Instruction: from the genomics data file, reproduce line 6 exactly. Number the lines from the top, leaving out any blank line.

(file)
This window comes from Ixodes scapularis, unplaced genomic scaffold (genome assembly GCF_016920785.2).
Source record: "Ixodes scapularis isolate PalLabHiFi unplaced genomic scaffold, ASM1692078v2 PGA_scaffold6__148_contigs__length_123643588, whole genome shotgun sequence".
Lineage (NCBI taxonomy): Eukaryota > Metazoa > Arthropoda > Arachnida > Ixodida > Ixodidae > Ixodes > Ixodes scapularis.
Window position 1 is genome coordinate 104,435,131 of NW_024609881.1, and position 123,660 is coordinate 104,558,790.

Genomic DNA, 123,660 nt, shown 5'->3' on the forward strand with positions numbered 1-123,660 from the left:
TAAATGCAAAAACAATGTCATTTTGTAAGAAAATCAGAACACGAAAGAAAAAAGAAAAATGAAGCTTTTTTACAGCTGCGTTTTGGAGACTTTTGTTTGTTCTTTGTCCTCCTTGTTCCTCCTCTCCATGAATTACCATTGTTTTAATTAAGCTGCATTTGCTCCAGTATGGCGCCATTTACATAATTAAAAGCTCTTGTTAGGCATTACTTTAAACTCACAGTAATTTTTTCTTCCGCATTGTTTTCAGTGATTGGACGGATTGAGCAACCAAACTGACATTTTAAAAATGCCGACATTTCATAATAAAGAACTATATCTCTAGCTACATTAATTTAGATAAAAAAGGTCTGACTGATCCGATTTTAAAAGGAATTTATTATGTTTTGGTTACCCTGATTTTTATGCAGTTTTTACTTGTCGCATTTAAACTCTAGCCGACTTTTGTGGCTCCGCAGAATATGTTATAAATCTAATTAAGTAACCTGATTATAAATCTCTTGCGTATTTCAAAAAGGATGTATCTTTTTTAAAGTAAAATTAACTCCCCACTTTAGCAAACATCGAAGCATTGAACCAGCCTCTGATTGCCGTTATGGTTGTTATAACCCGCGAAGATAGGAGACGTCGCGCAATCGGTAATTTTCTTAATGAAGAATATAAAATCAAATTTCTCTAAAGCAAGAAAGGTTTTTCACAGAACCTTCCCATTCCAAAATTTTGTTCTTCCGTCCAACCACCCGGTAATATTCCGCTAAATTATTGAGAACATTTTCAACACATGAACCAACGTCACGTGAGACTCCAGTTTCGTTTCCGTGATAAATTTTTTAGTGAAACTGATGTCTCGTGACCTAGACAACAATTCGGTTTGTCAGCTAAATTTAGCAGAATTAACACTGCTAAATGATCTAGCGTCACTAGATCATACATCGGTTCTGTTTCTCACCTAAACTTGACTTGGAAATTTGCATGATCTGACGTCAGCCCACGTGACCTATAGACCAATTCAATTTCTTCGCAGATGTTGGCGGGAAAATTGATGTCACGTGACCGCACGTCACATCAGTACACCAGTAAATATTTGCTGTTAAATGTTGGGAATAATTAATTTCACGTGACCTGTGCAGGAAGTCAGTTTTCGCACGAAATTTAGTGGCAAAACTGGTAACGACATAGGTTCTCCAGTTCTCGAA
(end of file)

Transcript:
TAAATGCAAAAACAATGTCATTTTGTAAGAAAATCAGAACACGAAAGAAAAAAGAAAAATGAAGCTTTTTTACAGCTGCGTTTTGGAGACTTTTGTTTGTTCTTTGTCCTCCTTGTTCCTCCTCTCCATGAATTACCATTGTTTTAATTAAGCTGCATTTGCTCCAGTATGGCGCCATTTACATAATTAAAAGCTCTTGTTAGGCATTACTTTAAACTCACAGTAATTTTTTCTTCCGCATTGTTTTCAGTGATTGGACGGATTGAGCAACCAAACTGACATTTTAAAAATGCCGACATTTCATAATAAAGAACTATATCTCTAGCTACATTAATTTAGATAAAAAAGGTCTGACTGATCCGATTTTAAAAGGAATTTATTATGTTTTGGTTACCCTGATTTTTATGCAGTTTTTACTTGTCGCATTTAAACTCTAGCCGACTTTTGTGGCTCCGCAGAATATGTTATAAATCTAATTAAGTAACCTGATTATAAATCTCTTGCGTATTTCAAAAAGGATGTATCTTTTTTAAAGTAAAATTAACTCCCCACTTTAGCAAACATCGAAGCATTGAACCAGCCTCTGATTGCCGTTATGGTTGTTATAACCCGCGAAGATAGGAGACGTCGCGCAATCGGTAATTTTCTTAATGAAGAATATAAAATCAAATTTCTCTAAAGCAAGAAAGGTTTTTCACAGAACCTTCCCATTCCAAAATTTTGTTCTTCCGTCCAACCACCCGGTAATATTCCGCTAAATTATTGAGAACATTTTCAACACATGAACCAACGTCACGTGAGACTCCAGTTTCGTTTCCGTGATAAATTTTTTAGTGAAACTGATGTCTCGTGACCTAGACAACAATTCGGTTTGTCAGCTAAATTTAGCAGAATTAACACTGCTAAATGATCTAGCGTCACTAGATCATACATCGGTTCTGTTTCTCACCTAAACTTGACTTGGAAATTTGCATGATCTGACGTCAGCCCACGTGACCTATAGACCAATTCAATTTCTTCGCAGATGTTGGCGGGAAAATTGATGTCACGTGACCGCACGTCACATCAGTACACCAGTAAATATTTGCTGTTAAATGTTGGGAATAATTAATTTCACGTGACCTGTGCAGGAAGTCAGTTTTCGCACGAAATTTAGTGGCAAAACTGGTAACGACATAGGTTCTCCAGTTCTCGAA